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I'm working in Windows Mobile 6 and would like to have client authentication when talking to a Apache webserver. I have a certificate in my local certificate store and it should be rather straightforward:

X509Store myStore = new X509Store("MY", StoreLocation.CurrentUser);
X509Certificate2Collection certificates = myStore.Certificates;
X509Certificate2 clientcertificate;
foreach (X509Certificate 2certificate in certificates) {
     clientcertificate = certificate; //omitted code to validate certificate
HttpWebRequest req = (HttpWebRequest)WebRequest.Create(webPage);
req.AllowWriteStreamBuffering = true;
req.AllowAutoRedirect = false;
req.Method = "POST";
req.ContentType = "text/xml";
req.Accept = "text/xml";
Stream stream = req.GetRequestStream();
stream.Write(buffer, 0, buffer.Length);

This code segment works as long as I remove the "req.ClientCertificates.Add(clientcertificate)" line.

Once that's inserted, I get a "Could not establish secure channel for SSL/TLS". Maddeningly enough, when I use this exact code in the regular .Net Framework it transmits the certificate perfectly.

Does anyone know if this is possible in Compact Framework? If I can't present the X509Certificate for Client Authentication, what other ways should I pursue to ensure that authentication is proper (I should have access to CAPI or other Microsoft Cryptographic modules)


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Take a look at the ServicePointManager.CertificatePolicy property and the ICertificatePolicy interface. –  Martin Robins Jan 17 '13 at 14:41
Thank you for your reply. I've installed the intermediate certificates as well as added the code to the ICertificatePolicy to allow all certificates, same issue. –  Michael Fan Jan 29 '13 at 21:43

2 Answers 2

It could be that your Apache Server does not support secure connections.

For example, I've got a few websites on hosted domains that cost little or nothing. I use these websites to test code on all the time.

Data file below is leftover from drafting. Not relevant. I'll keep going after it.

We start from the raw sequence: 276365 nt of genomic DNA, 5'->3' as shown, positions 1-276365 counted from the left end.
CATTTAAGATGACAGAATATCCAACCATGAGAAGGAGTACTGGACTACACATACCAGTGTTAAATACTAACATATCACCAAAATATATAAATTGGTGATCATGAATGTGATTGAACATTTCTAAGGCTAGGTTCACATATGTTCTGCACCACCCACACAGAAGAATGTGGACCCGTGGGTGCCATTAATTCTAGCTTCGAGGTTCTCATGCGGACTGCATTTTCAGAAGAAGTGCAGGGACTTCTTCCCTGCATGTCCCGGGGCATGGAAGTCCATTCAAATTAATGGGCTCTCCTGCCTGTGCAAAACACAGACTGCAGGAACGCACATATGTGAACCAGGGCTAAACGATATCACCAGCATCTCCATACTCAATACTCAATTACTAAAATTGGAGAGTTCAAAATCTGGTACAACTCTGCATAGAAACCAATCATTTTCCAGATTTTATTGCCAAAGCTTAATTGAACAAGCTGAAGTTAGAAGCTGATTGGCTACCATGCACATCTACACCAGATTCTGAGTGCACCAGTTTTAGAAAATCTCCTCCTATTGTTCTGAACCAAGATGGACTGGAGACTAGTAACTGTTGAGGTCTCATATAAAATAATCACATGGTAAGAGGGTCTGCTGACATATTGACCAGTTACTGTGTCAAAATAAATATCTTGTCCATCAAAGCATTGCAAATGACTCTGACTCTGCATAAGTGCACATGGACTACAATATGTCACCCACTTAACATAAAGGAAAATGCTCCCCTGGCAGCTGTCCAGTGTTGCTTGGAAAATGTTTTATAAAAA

But, to get SSL capabilities, I've got to shell out like $50/month. So, I can't test those on my sites.

To test: If the Apache Server supports SSL, you should be able to replace the URL with the SSL equivalent: http://www.stackoverflow.com with https://www.stackoverflow.com

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Unfortunately, we know the Apache Server supports secure connections. It works fine with HTTPS:// without client certificates and also with browsers. It's only when I add the client certificate to the web request in Compact Framework that it stops working. –  Michael Fan Dec 14 '12 at 4:17
Hey, just by chance, another guy posted his X509 code today here: 13858609 Might be something the two of you could collaborate on. Just a thought. –  jp2code Dec 14 '12 at 12:52
up vote 0 down vote accepted

Good news: I solved it. It turned out not to have to do with the .Net Compact Framework. In 3.5 CF, HTTPWebRequest.ClientCertificates is supported as long as the X509 certificate can be accessed.

The reason why the SSL Handshake failed was because of a trust issue with the server side certificate. Our server certificates were self-signed and we used certificates that were signed for the wrong URL, so the application rightly wouldn't trust the provided server certificate. For testing purposes, we put in place a Trust All Certificates policy, which will be removed for the production.

sealed class AcceptAllCertificatePolicy : ICertificatePolicy
    private const uint CERT_E_UNTRUSTEDROOT = 0x800B0109;

    public bool CheckValidationResult(ServicePoint srvPoint, X509Certificate
    certificate, WebRequest request, int certificateProblem)
        // Just accept.
        return true;
    /*public bool CheckValidationResult(ServicePoint sp,
    X509Certificate cert, WebRequest req, int problem)
        return true;  

Referenced right before the HTTPWebRequest

System.Net.ServicePointManager.CertificatePolicy = new AcceptAllCertificatePolicy();

And this solves our problem with the SSL/TLS secure channel.

share|improve this answer
Note: one other thing that needs to be done: install the root certificates. I got the same error, but that was resolved when I installed the root and intermediary certificates. –  Michael Fan Feb 5 at 2:28

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